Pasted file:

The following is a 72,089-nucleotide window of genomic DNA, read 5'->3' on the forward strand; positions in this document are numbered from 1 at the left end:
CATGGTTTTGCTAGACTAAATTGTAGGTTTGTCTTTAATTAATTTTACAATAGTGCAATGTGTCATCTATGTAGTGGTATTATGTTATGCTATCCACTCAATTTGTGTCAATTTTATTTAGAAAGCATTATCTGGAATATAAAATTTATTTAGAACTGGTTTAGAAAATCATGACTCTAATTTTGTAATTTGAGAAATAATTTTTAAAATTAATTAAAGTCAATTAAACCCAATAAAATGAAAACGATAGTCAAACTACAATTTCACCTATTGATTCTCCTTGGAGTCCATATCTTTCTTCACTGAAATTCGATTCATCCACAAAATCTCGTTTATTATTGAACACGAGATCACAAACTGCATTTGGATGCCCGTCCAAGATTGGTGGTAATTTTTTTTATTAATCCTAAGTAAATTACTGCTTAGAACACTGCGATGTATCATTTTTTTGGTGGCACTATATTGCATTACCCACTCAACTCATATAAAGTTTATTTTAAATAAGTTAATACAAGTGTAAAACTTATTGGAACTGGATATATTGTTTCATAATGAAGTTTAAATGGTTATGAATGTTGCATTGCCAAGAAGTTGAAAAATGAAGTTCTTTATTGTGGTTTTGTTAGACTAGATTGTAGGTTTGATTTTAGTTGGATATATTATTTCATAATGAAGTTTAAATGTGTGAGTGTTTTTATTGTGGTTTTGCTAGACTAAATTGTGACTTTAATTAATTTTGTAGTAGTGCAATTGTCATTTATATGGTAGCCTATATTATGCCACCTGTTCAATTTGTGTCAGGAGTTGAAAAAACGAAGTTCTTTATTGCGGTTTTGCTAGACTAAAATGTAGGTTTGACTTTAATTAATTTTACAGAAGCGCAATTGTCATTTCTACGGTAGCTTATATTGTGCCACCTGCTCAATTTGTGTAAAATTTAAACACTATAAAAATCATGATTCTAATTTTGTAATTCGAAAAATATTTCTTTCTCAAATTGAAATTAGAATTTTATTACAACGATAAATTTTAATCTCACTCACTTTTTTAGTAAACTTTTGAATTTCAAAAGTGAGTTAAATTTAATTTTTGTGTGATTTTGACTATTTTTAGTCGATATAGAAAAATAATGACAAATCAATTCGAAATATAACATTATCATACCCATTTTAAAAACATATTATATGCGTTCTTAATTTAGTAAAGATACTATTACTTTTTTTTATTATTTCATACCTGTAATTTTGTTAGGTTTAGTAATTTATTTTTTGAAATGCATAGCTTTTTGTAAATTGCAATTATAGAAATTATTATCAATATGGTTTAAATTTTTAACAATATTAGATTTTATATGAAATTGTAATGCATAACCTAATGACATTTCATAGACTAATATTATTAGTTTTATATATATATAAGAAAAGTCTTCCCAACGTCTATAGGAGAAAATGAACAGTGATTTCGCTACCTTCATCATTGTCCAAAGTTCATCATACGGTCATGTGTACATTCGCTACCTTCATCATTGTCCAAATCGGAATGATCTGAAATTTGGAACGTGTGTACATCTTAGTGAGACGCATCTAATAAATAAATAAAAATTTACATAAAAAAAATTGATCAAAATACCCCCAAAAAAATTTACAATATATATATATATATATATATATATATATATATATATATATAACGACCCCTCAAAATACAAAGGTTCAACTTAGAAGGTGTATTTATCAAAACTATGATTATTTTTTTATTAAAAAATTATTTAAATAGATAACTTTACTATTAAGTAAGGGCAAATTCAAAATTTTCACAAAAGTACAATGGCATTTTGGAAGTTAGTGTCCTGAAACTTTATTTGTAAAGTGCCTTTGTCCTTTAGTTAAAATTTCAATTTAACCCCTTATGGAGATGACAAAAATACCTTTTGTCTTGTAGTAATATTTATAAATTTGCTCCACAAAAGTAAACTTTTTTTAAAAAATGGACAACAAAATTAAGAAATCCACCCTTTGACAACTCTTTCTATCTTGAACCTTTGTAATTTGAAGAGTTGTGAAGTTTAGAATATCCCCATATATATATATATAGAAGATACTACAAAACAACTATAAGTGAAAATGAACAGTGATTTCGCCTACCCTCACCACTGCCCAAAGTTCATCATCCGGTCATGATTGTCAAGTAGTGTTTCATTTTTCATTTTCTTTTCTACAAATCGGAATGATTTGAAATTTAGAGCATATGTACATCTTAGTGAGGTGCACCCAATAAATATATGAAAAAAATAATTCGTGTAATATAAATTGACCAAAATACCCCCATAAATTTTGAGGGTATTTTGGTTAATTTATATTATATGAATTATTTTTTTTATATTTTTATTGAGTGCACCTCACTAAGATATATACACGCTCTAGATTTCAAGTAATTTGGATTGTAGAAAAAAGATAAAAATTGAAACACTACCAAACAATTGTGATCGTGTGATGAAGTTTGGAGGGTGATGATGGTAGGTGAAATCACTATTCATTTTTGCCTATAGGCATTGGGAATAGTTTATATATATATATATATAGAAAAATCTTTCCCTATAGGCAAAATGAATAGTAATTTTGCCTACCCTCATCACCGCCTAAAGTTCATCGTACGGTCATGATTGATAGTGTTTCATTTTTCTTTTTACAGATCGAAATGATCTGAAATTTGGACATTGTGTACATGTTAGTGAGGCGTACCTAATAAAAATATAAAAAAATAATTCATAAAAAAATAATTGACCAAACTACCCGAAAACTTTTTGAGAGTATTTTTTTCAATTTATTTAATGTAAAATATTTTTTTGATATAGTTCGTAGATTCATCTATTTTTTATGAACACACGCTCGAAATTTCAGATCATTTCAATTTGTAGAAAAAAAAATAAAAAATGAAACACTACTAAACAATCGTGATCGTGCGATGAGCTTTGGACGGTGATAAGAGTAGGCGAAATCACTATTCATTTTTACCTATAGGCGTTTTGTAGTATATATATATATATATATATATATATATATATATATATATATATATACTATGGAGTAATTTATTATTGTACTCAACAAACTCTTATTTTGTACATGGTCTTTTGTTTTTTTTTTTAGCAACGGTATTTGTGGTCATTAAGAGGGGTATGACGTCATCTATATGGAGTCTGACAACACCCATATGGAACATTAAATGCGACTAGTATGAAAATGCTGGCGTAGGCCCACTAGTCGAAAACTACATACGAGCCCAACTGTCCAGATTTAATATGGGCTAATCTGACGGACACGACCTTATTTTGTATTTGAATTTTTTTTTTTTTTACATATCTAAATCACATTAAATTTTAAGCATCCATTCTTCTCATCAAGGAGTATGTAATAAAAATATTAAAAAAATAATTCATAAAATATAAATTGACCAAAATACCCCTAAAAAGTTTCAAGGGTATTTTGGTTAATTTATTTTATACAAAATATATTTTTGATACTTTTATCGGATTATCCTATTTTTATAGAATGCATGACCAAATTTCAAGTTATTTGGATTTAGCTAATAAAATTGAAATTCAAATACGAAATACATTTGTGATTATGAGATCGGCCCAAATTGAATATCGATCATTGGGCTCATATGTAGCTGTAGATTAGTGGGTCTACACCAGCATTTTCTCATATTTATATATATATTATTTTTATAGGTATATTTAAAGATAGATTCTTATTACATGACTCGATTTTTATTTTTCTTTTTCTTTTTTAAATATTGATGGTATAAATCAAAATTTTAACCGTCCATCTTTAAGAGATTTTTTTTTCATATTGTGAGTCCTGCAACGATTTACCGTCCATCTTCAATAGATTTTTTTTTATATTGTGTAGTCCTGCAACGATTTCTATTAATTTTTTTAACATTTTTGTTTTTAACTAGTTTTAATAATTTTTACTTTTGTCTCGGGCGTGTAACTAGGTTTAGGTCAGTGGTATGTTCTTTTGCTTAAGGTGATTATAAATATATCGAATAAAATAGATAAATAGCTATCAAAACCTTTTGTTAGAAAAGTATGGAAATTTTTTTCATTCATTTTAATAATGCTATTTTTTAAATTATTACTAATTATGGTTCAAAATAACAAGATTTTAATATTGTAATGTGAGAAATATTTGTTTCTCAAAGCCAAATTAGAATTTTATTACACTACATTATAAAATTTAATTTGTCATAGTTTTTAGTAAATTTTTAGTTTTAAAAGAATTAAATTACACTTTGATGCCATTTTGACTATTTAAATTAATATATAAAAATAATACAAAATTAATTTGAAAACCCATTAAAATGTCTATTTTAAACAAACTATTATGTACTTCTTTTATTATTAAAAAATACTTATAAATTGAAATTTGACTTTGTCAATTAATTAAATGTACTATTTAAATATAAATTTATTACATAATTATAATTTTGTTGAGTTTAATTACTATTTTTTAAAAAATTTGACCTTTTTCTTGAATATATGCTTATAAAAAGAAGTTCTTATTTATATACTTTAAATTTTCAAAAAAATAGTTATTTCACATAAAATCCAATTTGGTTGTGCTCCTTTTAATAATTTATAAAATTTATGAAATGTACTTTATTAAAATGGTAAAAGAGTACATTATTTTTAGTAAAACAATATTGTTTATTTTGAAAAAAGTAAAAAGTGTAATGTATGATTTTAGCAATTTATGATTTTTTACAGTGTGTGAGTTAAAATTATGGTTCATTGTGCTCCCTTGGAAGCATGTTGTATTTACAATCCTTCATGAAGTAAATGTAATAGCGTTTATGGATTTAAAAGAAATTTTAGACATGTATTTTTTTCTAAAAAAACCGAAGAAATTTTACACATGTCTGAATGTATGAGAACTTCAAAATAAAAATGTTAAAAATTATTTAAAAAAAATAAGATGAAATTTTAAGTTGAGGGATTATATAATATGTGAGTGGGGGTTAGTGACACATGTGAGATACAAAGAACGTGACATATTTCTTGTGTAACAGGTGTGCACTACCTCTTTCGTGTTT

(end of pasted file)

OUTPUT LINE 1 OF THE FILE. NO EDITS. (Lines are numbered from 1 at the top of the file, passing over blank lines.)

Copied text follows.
The following is a 72,089-nucleotide window of genomic DNA, read 5'->3' on the forward strand; positions in this document are numbered from 1 at the left end: